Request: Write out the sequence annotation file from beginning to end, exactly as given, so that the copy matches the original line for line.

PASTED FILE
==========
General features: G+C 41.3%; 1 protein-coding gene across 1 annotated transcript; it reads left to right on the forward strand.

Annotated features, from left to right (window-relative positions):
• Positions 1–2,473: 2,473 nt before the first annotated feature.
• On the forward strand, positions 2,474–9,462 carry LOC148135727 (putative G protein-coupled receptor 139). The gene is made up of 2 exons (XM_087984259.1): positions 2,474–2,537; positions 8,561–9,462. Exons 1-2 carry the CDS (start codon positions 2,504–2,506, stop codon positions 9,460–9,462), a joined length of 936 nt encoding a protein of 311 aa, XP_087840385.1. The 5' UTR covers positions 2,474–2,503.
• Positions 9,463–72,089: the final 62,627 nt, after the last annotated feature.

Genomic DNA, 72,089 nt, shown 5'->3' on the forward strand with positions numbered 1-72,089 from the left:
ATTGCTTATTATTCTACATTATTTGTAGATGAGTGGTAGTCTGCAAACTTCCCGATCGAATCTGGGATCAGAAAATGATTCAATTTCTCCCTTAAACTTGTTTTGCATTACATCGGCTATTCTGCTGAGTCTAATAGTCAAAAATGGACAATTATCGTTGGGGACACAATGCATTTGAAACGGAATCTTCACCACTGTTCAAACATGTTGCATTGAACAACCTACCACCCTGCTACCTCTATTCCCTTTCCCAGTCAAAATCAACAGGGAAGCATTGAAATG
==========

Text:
General features: G+C 41.3%; 1 protein-coding gene across 1 annotated transcript; it reads left to right on the forward strand.

Annotated features, from left to right (window-relative positions):
• Positions 1–2,473: 2,473 nt before the first annotated feature.
• On the forward strand, positions 2,474–9,462 carry LOC148135727 (putative G protein-coupled receptor 139). The gene is made up of 2 exons (XM_087984259.1): positions 2,474–2,537; positions 8,561–9,462. Exons 1-2 carry the CDS (start codon positions 2,504–2,506, stop codon positions 9,460–9,462), a joined length of 936 nt encoding a protein of 311 aa, XP_087840385.1. The 5' UTR covers positions 2,474–2,503.
• Positions 9,463–72,089: the final 62,627 nt, after the last annotated feature.

Genomic DNA, 72,089 nt, shown 5'->3' on the forward strand with positions numbered 1-72,089 from the left:
ATTGCTTATTATTCTACATTATTTGTAGATGAGTGGTAGTCTGCAAACTTCCCGATCGAATCTGGGATCAGAAAATGATTCAATTTCTCCCTTAAACTTGTTTTGCATTACATCGGCTATTCTGCTGAGTCTAATAGTCAAAAATGGACAATTATCGTTGGGGACACAATGCATTTGAAACGGAATCTTCACCACTGTTCAAACATGTTGCATTGAACAACCTACCACCCTGCTACCTCTATTCCCTTTCCCAGTCAAAATCAACAGGGAAGCATTGAAATG